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Dixons Carphone Data Breach

Dixons Carphone admitted there had been a data breach in 2017 which included 5.8 million credit and debit cards.  105,000 of those cards are not the chip-and-pin type. The chip and pin cards are assumed to be safe from fraud but this may be a false assumption.

Apparently, the hackers had tried to gain access to one of the processing systems used by Currys PC World and Dixons Travel stores.

Dixons also announced that the personal details of 1.2 million people (name, address, email address) may have been exposed.

STOP PRESS: Dixons Carphone has just increased that estimate from 1.2 million to 10 million people whose information may have been compromised.

Dixons Carphone said it had no evidence that any of the cards had been used fraudulently following the breach.

The incident happened before the new GDPR regulation came into force or Dixons Carphone would be looking at potentially much higher fines than currently expected.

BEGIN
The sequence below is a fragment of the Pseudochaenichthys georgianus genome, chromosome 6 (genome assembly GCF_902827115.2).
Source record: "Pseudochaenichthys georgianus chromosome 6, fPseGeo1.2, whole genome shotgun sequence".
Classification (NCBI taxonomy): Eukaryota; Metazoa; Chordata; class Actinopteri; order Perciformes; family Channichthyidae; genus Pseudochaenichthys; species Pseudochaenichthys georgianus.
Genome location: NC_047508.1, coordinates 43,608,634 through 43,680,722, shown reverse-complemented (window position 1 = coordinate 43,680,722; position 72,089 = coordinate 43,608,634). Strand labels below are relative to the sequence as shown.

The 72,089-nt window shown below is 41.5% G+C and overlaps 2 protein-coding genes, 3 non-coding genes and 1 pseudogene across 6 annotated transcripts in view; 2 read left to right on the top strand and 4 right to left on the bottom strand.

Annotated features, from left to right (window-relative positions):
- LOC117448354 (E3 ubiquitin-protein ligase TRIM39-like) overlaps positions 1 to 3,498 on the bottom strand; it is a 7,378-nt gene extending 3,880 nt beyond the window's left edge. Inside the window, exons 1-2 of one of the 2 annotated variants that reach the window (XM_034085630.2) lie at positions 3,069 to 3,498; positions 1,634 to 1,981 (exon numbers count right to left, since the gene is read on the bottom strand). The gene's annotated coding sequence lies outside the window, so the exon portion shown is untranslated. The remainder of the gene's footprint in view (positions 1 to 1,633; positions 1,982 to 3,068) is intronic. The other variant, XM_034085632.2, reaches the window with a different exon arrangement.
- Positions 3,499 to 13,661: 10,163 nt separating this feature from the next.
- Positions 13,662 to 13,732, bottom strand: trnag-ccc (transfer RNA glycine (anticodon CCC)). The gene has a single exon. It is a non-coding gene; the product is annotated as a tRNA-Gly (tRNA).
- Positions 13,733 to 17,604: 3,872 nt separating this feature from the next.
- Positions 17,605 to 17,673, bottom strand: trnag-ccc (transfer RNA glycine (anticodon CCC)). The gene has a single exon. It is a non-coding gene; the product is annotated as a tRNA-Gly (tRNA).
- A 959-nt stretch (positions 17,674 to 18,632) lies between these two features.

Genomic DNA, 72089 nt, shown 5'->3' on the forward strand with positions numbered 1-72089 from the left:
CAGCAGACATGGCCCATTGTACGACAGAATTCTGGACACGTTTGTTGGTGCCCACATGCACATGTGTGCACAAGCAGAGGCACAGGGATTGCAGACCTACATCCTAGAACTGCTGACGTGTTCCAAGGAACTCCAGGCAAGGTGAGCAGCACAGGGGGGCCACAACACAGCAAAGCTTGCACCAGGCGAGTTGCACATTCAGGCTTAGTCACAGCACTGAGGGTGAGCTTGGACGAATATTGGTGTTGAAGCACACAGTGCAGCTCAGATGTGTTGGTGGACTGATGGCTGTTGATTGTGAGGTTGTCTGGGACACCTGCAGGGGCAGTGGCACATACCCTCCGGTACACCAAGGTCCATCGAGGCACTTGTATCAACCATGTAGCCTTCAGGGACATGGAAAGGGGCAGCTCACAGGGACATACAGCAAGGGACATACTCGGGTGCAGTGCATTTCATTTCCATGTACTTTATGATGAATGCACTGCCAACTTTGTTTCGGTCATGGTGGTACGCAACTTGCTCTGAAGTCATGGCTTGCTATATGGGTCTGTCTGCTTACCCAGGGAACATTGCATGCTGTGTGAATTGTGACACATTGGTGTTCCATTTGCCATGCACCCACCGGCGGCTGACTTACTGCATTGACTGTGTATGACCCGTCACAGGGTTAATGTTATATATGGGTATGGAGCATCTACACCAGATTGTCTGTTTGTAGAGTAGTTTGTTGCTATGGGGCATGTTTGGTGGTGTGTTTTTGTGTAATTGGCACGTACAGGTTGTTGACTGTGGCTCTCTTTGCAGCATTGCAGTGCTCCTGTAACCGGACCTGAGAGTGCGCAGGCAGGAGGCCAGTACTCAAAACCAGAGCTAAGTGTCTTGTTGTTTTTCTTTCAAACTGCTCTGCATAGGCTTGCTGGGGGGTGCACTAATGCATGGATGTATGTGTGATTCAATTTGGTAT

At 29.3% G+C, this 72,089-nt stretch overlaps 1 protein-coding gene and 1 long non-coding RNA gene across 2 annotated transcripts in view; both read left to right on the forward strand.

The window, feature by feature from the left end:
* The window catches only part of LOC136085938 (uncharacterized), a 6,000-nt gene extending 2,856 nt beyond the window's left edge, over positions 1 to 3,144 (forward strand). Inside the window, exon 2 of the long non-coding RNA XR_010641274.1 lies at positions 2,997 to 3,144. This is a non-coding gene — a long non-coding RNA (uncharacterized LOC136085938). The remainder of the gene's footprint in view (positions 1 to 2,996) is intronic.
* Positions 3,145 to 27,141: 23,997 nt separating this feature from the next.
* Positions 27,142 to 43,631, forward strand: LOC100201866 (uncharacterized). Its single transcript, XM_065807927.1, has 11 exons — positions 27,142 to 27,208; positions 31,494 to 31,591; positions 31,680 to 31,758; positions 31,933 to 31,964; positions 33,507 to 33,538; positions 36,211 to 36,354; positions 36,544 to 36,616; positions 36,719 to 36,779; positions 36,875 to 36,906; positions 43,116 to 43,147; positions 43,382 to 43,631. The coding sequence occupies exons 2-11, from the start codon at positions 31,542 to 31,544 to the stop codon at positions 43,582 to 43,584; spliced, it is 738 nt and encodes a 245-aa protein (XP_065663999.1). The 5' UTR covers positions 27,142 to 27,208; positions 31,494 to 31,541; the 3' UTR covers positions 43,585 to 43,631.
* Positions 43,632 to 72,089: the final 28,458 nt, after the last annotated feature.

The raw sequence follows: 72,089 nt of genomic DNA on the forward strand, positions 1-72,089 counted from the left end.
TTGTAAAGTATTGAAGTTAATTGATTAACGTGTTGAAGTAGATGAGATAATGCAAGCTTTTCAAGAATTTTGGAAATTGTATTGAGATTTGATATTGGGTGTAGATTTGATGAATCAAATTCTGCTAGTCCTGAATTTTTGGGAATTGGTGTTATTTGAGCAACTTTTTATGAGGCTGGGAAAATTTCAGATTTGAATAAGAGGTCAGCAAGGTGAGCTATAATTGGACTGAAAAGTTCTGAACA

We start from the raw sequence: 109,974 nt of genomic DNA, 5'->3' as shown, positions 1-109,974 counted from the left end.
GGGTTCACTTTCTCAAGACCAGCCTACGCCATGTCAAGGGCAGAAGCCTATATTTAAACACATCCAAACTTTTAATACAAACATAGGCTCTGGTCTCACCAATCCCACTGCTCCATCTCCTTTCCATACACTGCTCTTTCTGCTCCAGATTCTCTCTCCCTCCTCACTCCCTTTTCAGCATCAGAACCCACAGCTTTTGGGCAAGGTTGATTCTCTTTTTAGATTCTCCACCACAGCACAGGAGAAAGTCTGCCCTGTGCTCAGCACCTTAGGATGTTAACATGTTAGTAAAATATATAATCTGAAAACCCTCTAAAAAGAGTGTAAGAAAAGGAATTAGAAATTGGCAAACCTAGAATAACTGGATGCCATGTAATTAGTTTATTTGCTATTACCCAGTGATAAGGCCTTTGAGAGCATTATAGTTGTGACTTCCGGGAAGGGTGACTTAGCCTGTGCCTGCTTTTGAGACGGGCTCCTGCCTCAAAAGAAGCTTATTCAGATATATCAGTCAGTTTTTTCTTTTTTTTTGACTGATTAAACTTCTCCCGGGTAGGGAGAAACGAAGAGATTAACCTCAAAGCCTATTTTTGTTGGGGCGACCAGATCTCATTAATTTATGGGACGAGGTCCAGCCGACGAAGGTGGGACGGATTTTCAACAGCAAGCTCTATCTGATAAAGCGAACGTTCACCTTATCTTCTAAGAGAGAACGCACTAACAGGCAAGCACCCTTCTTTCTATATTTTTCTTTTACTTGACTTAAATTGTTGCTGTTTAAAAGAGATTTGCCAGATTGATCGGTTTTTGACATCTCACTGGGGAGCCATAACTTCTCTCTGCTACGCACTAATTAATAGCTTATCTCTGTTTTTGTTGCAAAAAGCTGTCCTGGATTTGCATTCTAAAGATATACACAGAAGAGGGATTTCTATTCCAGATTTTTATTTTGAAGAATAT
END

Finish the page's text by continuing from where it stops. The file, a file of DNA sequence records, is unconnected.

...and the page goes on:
Dixons Carphone said that “unauthorised access” of data held by the company had prompted an investigation, the hiring of external security experts and efforts to shore up its security defences. It has informed police, regulators at the Information Commissioner’s Office and the Financial Conduct Authority.

The data about these cards that may have been compromised does not contain PIN numbers or the CVV number and does not contain authentication data that would enable cardholder identification or a purchase to be made.  At least that’s the theory, but hackers and scammers can use starting information to get access to more information and then perpetrate fraud.

“The National Cyber Security Centre is working with Dixons Carphone plc and other agencies to understand how this data breach has affected people in the UK and advise on mitigation measures.

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A Little Truth from Facebook

Facebook’s Chief Security Officer Alex Stamos resigned from Facebook in March 2018 and implored his colleagues to take responsibility for the social network’s failings.

He sent a note to employees attributing the social network’s problems to “tens of thousands of small decisions made over the last decade.”

His comments included:-

  • We need to build a user experience that conveys honesty and respect, not one optimised to get people to click yes to giving us more access.